14:22 dysfun: and i'm lazier than i am forgetful

14:23 TimMc: hah

14:23 dysfun: although that's a tough-run thing

14:26 Lewix: ,(var inc)

14:26 clojurebot: #'clojure.core/inc

14:26 Lewix: ,#'inc

14:26 clojurebot: #'clojure.core/inc

14:26 justin_smith: ,'#'inc

14:27 clojurebot: (var inc)

14:27 dysfun: ,(inc inc)

14:27 clojurebot: #error {\n :cause "clojure.core$inc cannot be cast to java.lang.Number"\n :via\n [{:type java.lang.ClassCastException\n :message "clojure.core$inc cannot be cast to java.lang.Number"\n :at [clojure.lang.Numbers inc "Numbers.java" 112]}]\n :trace\n [[clojure.lang.Numbers inc "Numbers.java" 112]\n [sandbox$eval121 invokeStatic "NO_SOURCE_FILE" 0]\n [sandbox$eval121 invoke "NO_SOURCE_FILE" -1]\...

14:27 dysfun: didn't clojurebot used to do karma or am i imagining things?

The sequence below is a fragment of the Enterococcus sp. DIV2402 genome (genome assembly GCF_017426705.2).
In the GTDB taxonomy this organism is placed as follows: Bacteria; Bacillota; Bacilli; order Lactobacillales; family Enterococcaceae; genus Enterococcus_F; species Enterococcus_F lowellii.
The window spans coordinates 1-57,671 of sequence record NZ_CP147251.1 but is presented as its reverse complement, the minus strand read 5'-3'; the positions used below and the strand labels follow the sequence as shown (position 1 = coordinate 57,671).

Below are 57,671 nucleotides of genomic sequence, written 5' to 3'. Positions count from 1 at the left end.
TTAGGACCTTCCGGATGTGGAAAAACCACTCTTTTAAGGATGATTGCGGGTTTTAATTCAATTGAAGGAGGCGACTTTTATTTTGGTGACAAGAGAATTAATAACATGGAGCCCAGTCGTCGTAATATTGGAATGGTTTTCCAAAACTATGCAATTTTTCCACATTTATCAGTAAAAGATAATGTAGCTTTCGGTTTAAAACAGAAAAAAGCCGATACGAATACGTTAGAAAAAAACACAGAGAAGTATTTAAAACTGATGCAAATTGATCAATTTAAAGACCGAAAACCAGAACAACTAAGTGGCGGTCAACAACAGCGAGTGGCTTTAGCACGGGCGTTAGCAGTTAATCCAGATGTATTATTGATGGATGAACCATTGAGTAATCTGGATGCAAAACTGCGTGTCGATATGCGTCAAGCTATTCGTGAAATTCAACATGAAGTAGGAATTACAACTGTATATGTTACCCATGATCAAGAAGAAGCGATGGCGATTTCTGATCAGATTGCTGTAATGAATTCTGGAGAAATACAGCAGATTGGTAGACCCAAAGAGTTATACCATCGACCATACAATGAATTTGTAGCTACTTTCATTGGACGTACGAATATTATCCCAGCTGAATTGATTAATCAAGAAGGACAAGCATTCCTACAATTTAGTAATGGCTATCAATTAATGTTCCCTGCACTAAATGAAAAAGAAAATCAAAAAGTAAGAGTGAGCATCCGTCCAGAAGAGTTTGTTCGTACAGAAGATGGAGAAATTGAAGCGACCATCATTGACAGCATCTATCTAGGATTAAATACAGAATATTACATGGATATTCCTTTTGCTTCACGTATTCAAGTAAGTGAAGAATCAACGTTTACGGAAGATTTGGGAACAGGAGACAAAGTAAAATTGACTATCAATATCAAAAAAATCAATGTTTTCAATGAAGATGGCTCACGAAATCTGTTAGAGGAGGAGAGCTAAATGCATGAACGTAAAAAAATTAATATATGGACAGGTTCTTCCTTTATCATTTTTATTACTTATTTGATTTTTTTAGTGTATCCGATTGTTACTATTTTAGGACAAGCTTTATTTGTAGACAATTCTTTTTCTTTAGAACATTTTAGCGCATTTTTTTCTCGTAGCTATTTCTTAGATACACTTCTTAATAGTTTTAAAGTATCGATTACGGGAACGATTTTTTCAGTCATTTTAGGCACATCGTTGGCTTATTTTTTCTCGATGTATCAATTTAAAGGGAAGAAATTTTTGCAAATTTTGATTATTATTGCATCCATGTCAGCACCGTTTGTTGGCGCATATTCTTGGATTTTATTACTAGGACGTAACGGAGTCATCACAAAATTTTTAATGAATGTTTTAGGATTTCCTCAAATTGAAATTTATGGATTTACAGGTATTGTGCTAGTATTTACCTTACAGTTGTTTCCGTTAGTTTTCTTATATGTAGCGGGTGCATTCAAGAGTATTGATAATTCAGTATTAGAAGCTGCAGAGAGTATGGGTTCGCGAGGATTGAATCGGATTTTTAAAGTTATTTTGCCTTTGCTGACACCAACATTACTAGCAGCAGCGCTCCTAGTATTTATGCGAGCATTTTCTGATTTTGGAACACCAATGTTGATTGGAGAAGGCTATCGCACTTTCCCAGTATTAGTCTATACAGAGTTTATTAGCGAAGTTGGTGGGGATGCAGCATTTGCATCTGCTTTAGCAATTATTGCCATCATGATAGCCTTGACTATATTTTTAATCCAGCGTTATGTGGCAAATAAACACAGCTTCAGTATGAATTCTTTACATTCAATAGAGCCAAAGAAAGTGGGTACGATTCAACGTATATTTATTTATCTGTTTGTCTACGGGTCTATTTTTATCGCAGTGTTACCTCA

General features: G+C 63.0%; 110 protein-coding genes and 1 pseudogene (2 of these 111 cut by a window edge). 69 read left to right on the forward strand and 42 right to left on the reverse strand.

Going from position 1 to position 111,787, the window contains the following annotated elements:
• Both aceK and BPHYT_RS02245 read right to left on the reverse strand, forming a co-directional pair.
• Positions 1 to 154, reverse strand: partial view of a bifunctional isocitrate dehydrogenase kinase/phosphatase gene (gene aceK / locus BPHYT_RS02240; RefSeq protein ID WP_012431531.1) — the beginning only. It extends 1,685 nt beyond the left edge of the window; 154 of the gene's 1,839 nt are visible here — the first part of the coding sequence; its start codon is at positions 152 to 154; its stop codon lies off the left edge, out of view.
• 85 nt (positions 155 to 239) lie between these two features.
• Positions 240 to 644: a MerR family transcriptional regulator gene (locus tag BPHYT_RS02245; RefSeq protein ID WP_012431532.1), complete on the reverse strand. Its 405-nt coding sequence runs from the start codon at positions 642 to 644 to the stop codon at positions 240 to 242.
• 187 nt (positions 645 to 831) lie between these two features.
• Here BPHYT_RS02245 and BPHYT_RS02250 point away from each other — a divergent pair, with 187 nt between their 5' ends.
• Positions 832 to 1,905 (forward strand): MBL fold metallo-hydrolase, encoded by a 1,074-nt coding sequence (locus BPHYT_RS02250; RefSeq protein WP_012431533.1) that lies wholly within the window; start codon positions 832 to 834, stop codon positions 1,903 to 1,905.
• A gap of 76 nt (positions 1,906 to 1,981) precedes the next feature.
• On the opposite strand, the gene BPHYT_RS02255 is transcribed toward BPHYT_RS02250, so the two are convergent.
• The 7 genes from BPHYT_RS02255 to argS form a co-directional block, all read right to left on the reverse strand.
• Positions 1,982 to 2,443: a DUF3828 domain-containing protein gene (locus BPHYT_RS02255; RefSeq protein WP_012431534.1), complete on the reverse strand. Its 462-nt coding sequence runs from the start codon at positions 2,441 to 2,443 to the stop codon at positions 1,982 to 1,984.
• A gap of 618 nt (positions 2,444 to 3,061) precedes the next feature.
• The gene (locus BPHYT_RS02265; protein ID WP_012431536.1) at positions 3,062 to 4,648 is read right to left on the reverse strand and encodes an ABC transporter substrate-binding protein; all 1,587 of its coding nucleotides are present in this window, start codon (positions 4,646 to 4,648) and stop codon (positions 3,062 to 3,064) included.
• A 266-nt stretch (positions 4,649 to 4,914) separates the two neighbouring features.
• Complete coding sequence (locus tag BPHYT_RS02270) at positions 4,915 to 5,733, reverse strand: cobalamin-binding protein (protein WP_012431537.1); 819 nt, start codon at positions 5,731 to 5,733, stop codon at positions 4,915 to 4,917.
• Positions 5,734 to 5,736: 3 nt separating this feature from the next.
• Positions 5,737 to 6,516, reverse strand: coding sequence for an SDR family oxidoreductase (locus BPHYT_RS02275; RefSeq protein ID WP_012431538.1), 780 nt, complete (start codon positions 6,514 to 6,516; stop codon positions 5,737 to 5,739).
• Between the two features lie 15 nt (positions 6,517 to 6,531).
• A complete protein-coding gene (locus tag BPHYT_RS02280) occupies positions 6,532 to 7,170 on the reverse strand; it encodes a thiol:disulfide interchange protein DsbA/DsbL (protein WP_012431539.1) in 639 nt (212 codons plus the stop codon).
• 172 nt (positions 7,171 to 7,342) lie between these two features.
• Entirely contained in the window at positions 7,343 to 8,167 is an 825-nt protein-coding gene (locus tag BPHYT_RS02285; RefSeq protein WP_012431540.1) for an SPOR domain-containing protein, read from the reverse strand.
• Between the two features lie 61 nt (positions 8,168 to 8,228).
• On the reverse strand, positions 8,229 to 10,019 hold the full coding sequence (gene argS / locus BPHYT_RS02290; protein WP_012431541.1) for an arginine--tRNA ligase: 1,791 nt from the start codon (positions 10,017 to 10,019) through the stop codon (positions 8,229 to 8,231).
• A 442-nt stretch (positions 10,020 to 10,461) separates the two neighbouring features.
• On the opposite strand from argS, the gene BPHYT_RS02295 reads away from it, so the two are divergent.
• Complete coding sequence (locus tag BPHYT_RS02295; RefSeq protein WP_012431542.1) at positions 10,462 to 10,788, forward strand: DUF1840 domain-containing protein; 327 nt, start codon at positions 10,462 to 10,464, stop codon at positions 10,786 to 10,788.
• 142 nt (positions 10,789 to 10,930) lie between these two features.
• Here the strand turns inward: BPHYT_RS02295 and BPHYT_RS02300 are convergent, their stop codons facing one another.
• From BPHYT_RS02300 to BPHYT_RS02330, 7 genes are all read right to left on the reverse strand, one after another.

14:28 justin_smith: lazybot

14:30 dysfun: hrm, that was a long time ago

14:32 Lewix: do you guys have an example of a small cljs set up with one function called in another file

14:32 outside of core.cljs

14:33 dysfun: it's just like in clojure

14:33 except :require doesn't take :refer :all

14:33 Lewix: dysfun: I'm new to both, it's only recently that I took it seriously.

14:33 dysfun: (ns my.ns) (defn foo [a] a) ?

14:34 that's your other namespace

14:34 in your core ns, you can (ns my.core (:require [my.ns :as n])) (n/foo "bar")

14:34 Lewix: https://gist.github.com/6ewis/43b7c96a7f9514f6c2ebe8a358c5cd3f what am I doing wrong

14:35 url/playground => not found

14:35 dysfun: well for a start, you don't have a url namespace

14:35 Lewix: by url i mean localhost:port/

14:36 that perfectly work with /about or /homepage

14:36 justin_smith: so you are trying to make a string?

14:36 Lewix: i just want to go to the url /playground and see my html

14:36 that is defined on playground.cljs

14:37 dysfun: i'm not familiar with secretary, but d you absolutely need #'name ?

14:38 Lewix: I added #'play on line 32

14:38 i only added two things in the file core.cljs line 6 and line 31-32

14:38 dysfun: and what error do you get?

14:38 Lewix: url/playground => not found

14:39 dysfun: have you rebuilt your clojurescript?